Put a 45 Watt Heating Element on the Handle, and finally a 1/8 inch "screwdriver" type tip. For reasons I'll explain later, pencil tips are only to be used for extremely fine soldering, and frankly - I find them useless. Chisel tips should be reserved for thick "Ground" soldering.

For your convenience - here is a parts ordering list. Again if you want to go with another brand, you'll be ok as long as the equipment you purchase matches the specifications of the equipment I have given:
  • Weller 7400 Handle (or equiv with GROUNDED plug)
  • 4037S Heating Element
  • PL113 or PL151 Screwdriver tip (for general soldering)
  • Personally I prefer the 151.
  • PL133, PL153, or PL350 Chisel type tip (for heavy soldering)
  • again - pencil tips are relatively useless for most soldering purposes.
FYI - Weller does make a SL345 set that has the 7400 handle and a 4037S Element. The tip is a pencil tip, so you'll have to buy the PL113 and PL133 separately.

A "Cool" Modification

One of the things I always thought was a pain was the warm up time for a solder iron. Also, sometimes (but not very often) you may want to use a cooler solder iron. A fix for both of these problems was a magic little box I made to go between my solder iron, and the wall jack.

The box is a standard electrical outlet JBox with a power plug going in, an outlet jack, and 2 toggle switches. The Grounded 115 Volt power cord comes into the box. The green wire is grounded to the JBox chassis. The white wire is connected to the neutral side of an outlet jack (the silver screw - or the LARGE flat connector). The black wire goes to a SPDT toggle switch(S2). The two "outputs" of the toggle switch has a diode run from one ouput to the other, and the second output also has the black wire running to the "hot" side outlet jack (the gold screw). There is a second toggle switch (SPST S1) with one side connected to ground and the other side connected to the ground wire on the outlet jack. So from the outlet jack's point of view - it is connected to a toggle switch on the hot side (black), a toggle switch on the ground side (green), and the neutral (white) wire runs straight through.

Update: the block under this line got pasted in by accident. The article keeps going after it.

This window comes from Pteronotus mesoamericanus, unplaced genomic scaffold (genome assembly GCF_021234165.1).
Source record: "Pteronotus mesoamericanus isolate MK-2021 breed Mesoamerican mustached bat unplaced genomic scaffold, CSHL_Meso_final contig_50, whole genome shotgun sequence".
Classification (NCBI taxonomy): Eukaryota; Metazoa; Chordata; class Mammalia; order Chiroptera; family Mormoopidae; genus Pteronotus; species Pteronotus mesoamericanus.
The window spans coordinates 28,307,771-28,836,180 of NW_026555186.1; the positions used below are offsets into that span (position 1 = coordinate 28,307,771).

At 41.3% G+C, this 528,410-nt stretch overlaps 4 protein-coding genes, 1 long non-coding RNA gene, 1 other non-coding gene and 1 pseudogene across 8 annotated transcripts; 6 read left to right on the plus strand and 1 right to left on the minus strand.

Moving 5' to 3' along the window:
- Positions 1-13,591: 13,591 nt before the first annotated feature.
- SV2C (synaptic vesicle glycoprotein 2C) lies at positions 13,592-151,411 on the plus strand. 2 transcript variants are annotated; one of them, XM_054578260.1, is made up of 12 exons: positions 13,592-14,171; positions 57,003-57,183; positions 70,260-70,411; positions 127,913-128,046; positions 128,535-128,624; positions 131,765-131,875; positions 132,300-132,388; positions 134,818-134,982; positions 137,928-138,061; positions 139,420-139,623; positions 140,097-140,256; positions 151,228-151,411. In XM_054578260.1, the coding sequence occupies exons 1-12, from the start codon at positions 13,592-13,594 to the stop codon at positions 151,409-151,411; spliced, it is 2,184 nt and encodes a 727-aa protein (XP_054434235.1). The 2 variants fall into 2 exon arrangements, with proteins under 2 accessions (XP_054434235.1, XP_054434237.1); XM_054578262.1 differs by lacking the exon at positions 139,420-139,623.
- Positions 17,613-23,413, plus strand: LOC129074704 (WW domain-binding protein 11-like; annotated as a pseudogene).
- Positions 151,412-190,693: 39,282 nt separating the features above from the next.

Basically, it works like this: You plug it into the wall, and plug your 45 Watt solder iron into it. One toggle switch is a "ground lift" for if you are soldering on "hot" grounded equipment. If you use a grounded solder iron on this equipment, and it happens to be plugged in - you are likely to take a healthy jolt, if not destroy the equipment. So the purpose of switch 1 is to remove this possibility by simply lifting the ground on the solder iron via a toggle switch(S1).

The second switch (S2) is used as an "idle" switch. In its normal position, 115 Volts is applied to the "hot" lead of the solder iron, and allows the soldering iron to run at a full 45 Watts. When you flip the switch into "IDLE" mode, the diode kicks in and only allows 1/2 the Voltage to go to the iron, making it run at a lower voltage. Now your 45 Watt iron is running at about 1/2 heat (about 23 Watts), which makes it heat up to full temp much quicker when you flip the switch to its "FULL" position. As a side effect, in the IDLE position, it is very nice for use on heat sensitive equipment, where you might be told to use a 23-25 Watt iron. Also - in my particular case, I used a 3 position switch, and the third (center) position acts as an "off" switch. I thought about putting a light in line with the output so I'd know if it was on or off, but I decided not to. Another (wise) modification to this box would be to add a fuse in line with the INPUT side of the black wire (before the switch), so that if something should happen to go wrong with the internal wiring, it will simply pop the fuse. So with the simple addition of a toggle switch and a diode - you now have 2 solder irons. A 45 Watt, and a 23 Watt - both with an optional ground, and interchangable tips!

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This Course was written by Ray Dall © All Rights Reserved.